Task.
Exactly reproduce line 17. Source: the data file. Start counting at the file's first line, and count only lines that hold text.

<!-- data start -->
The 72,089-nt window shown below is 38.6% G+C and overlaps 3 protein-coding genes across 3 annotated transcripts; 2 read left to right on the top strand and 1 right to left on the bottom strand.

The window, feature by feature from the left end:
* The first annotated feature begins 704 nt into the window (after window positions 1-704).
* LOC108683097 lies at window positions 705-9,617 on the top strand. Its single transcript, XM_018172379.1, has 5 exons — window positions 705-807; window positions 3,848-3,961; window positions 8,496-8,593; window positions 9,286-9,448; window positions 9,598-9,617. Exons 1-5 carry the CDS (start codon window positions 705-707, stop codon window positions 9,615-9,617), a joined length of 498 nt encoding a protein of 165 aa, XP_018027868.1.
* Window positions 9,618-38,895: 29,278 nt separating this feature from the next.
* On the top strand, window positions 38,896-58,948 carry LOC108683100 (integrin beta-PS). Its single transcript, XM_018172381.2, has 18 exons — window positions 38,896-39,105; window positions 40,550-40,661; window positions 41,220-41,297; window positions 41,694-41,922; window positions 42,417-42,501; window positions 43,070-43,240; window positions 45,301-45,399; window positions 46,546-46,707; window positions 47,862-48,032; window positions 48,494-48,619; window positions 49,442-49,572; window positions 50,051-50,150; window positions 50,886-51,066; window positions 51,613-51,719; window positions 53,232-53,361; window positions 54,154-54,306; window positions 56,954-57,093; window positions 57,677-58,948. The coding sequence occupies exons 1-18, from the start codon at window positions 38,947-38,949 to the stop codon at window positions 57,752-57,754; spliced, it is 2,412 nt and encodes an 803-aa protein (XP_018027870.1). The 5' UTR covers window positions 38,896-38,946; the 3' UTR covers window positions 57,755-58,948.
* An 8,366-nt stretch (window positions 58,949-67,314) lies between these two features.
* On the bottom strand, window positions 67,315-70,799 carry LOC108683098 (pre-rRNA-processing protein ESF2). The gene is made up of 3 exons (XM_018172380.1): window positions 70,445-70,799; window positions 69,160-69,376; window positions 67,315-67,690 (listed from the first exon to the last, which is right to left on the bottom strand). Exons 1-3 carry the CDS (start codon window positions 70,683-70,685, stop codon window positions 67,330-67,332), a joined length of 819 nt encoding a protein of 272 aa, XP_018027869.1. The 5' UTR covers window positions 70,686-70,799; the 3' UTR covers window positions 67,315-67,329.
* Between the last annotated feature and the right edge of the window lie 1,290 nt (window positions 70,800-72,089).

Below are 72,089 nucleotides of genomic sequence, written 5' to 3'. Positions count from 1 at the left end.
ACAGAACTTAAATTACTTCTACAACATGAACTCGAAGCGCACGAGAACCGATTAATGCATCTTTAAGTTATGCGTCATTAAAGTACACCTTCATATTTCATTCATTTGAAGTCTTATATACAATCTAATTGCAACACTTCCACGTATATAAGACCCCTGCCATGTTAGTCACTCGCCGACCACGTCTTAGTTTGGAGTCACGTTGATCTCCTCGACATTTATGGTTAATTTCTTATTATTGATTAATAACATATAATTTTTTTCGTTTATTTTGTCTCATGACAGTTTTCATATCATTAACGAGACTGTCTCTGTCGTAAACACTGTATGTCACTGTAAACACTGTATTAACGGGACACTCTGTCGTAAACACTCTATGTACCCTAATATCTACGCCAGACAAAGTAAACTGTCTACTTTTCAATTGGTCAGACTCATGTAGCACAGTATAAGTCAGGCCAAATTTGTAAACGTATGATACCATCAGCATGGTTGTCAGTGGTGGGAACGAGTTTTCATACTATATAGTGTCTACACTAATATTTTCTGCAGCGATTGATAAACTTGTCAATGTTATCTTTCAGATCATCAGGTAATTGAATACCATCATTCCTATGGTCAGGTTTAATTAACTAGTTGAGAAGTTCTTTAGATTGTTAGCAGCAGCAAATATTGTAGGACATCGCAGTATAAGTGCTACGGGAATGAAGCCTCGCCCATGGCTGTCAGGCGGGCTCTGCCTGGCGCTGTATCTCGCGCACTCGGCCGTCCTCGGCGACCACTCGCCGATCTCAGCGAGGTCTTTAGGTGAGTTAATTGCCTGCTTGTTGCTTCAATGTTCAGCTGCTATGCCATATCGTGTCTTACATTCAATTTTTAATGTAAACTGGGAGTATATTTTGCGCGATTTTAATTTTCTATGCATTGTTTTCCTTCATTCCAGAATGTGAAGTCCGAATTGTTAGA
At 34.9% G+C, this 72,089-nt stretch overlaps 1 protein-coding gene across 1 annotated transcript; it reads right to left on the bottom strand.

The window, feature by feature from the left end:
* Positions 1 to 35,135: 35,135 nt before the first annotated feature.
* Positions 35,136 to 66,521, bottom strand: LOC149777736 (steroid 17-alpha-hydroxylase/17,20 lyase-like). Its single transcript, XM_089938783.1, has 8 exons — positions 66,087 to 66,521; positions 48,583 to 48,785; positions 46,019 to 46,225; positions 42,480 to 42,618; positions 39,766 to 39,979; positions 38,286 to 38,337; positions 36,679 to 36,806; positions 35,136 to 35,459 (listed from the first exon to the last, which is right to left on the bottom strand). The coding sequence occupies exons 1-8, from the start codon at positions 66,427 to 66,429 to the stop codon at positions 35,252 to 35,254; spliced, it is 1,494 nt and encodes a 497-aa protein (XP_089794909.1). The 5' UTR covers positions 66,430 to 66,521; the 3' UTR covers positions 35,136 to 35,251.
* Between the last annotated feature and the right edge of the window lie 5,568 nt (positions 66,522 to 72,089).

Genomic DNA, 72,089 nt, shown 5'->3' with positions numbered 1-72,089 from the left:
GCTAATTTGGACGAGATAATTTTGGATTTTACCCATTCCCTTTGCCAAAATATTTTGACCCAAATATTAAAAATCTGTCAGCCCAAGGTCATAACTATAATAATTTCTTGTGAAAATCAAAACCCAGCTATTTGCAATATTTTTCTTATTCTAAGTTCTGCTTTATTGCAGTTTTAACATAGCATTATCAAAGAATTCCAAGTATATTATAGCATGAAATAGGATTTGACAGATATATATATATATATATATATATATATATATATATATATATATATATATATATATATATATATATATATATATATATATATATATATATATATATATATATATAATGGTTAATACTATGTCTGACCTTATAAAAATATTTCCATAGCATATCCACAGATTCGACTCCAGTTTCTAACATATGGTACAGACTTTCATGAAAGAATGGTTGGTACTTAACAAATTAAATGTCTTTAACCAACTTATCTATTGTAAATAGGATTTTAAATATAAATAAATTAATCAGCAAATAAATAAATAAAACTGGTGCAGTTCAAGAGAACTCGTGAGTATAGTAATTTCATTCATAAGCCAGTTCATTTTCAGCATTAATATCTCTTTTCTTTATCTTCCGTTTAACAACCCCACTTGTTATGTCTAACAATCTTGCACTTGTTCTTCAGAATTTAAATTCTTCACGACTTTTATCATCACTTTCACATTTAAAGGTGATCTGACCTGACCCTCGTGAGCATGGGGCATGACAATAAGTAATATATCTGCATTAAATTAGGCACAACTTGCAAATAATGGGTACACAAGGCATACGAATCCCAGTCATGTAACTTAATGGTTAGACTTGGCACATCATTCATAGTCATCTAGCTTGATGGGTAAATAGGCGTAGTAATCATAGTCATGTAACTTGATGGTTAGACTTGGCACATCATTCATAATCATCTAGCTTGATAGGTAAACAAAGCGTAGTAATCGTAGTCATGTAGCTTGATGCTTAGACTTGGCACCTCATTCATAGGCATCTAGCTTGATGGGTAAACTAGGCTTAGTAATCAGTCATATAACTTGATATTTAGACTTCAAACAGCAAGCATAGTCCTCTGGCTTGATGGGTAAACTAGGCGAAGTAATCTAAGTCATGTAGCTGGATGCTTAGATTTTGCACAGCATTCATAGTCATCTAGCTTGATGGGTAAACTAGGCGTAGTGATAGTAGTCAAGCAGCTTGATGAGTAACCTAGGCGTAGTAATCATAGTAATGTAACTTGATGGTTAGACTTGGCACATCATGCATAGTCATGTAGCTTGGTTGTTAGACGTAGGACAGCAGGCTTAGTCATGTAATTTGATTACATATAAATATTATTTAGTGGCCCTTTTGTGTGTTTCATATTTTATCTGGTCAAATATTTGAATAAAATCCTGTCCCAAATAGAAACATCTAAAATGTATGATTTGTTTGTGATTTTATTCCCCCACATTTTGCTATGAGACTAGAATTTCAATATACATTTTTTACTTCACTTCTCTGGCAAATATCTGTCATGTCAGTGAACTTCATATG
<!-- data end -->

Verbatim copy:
Genomic DNA, 72,089 nt, shown 5'->3' with positions numbered 1-72,089 from the left: